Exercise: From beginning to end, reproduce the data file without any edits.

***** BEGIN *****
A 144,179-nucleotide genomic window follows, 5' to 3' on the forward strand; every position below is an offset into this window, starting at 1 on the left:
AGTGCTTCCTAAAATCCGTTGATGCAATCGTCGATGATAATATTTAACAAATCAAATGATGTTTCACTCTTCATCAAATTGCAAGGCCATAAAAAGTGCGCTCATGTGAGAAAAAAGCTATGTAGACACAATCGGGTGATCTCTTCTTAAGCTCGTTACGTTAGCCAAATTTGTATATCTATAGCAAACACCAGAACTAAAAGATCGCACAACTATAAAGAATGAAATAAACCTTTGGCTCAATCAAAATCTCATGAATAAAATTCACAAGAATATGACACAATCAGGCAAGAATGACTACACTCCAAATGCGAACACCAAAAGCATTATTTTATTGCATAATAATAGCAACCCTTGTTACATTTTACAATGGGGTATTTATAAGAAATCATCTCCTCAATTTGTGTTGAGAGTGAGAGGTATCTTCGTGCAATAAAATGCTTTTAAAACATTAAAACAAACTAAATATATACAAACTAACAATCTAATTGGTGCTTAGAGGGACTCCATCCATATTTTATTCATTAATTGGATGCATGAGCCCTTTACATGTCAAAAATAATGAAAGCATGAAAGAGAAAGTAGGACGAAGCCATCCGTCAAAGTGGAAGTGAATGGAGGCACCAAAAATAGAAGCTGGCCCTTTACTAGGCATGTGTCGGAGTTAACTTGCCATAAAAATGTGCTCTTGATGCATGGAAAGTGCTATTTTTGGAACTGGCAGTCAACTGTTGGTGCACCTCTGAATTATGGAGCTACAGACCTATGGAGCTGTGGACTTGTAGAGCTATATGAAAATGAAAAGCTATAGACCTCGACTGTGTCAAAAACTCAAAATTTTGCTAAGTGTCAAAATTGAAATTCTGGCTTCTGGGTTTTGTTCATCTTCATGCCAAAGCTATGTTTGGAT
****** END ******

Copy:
A 144,179-nucleotide genomic window follows, 5' to 3' on the forward strand; every position below is an offset into this window, starting at 1 on the left:
AGTGCTTCCTAAAATCCGTTGATGCAATCGTCGATGATAATATTTAACAAATCAAATGATGTTTCACTCTTCATCAAATTGCAAGGCCATAAAAAGTGCGCTCATGTGAGAAAAAAGCTATGTAGACACAATCGGGTGATCTCTTCTTAAGCTCGTTACGTTAGCCAAATTTGTATATCTATAGCAAACACCAGAACTAAAAGATCGCACAACTATAAAGAATGAAATAAACCTTTGGCTCAATCAAAATCTCATGAATAAAATTCACAAGAATATGACACAATCAGGCAAGAATGACTACACTCCAAATGCGAACACCAAAAGCATTATTTTATTGCATAATAATAGCAACCCTTGTTACATTTTACAATGGGGTATTTATAAGAAATCATCTCCTCAATTTGTGTTGAGAGTGAGAGGTATCTTCGTGCAATAAAATGCTTTTAAAACATTAAAACAAACTAAATATATACAAACTAACAATCTAATTGGTGCTTAGAGGGACTCCATCCATATTTTATTCATTAATTGGATGCATGAGCCCTTTACATGTCAAAAATAATGAAAGCATGAAAGAGAAAGTAGGACGAAGCCATCCGTCAAAGTGGAAGTGAATGGAGGCACCAAAAATAGAAGCTGGCCCTTTACTAGGCATGTGTCGGAGTTAACTTGCCATAAAAATGTGCTCTTGATGCATGGAAAGTGCTATTTTTGGAACTGGCAGTCAACTGTTGGTGCACCTCTGAATTATGGAGCTACAGACCTATGGAGCTGTGGACTTGTAGAGCTATATGAAAATGAAAAGCTATAGACCTCGACTGTGTCAAAAACTCAAAATTTTGCTAAGTGTCAAAATTGAAATTCTGGCTTCTGGGTTTTGTTCATCTTCATGCCAAAGCTATGTTTGGAT